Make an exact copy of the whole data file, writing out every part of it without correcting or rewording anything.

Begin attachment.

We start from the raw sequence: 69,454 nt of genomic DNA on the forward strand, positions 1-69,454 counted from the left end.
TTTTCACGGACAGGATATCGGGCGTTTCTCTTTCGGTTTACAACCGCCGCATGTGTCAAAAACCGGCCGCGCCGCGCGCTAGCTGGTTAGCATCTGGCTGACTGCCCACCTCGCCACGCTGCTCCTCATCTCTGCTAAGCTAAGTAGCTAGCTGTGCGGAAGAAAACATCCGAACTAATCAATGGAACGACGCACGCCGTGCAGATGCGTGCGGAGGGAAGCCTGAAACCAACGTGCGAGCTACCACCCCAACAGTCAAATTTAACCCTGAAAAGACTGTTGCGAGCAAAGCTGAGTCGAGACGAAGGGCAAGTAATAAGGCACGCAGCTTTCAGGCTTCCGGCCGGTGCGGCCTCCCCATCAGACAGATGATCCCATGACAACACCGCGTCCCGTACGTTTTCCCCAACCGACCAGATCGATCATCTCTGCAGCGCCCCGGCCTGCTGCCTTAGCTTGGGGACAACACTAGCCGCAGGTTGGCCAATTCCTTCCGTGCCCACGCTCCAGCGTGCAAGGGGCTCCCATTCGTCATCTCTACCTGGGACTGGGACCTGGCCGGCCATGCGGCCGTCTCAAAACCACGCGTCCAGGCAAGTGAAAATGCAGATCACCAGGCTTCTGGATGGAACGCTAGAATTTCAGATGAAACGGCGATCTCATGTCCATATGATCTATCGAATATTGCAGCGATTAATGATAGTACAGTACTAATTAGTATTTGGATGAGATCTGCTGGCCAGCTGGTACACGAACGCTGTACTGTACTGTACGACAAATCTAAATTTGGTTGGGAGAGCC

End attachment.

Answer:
We start from the raw sequence: 69,454 nt of genomic DNA on the forward strand, positions 1-69,454 counted from the left end.
TTTTCACGGACAGGATATCGGGCGTTTCTCTTTCGGTTTACAACCGCCGCATGTGTCAAAAACCGGCCGCGCCGCGCGCTAGCTGGTTAGCATCTGGCTGACTGCCCACCTCGCCACGCTGCTCCTCATCTCTGCTAAGCTAAGTAGCTAGCTGTGCGGAAGAAAACATCCGAACTAATCAATGGAACGACGCACGCCGTGCAGATGCGTGCGGAGGGAAGCCTGAAACCAACGTGCGAGCTACCACCCCAACAGTCAAATTTAACCCTGAAAAGACTGTTGCGAGCAAAGCTGAGTCGAGACGAAGGGCAAGTAATAAGGCACGCAGCTTTCAGGCTTCCGGCCGGTGCGGCCTCCCCATCAGACAGATGATCCCATGACAACACCGCGTCCCGTACGTTTTCCCCAACCGACCAGATCGATCATCTCTGCAGCGCCCCGGCCTGCTGCCTTAGCTTGGGGACAACACTAGCCGCAGGTTGGCCAATTCCTTCCGTGCCCACGCTCCAGCGTGCAAGGGGCTCCCATTCGTCATCTCTACCTGGGACTGGGACCTGGCCGGCCATGCGGCCGTCTCAAAACCACGCGTCCAGGCAAGTGAAAATGCAGATCACCAGGCTTCTGGATGGAACGCTAGAATTTCAGATGAAACGGCGATCTCATGTCCATATGATCTATCGAATATTGCAGCGATTAATGATAGTACAGTACTAATTAGTATTTGGATGAGATCTGCTGGCCAGCTGGTACACGAACGCTGTACTGTACTGTACGACAAATCTAAATTTGGTTGGGAGAGCC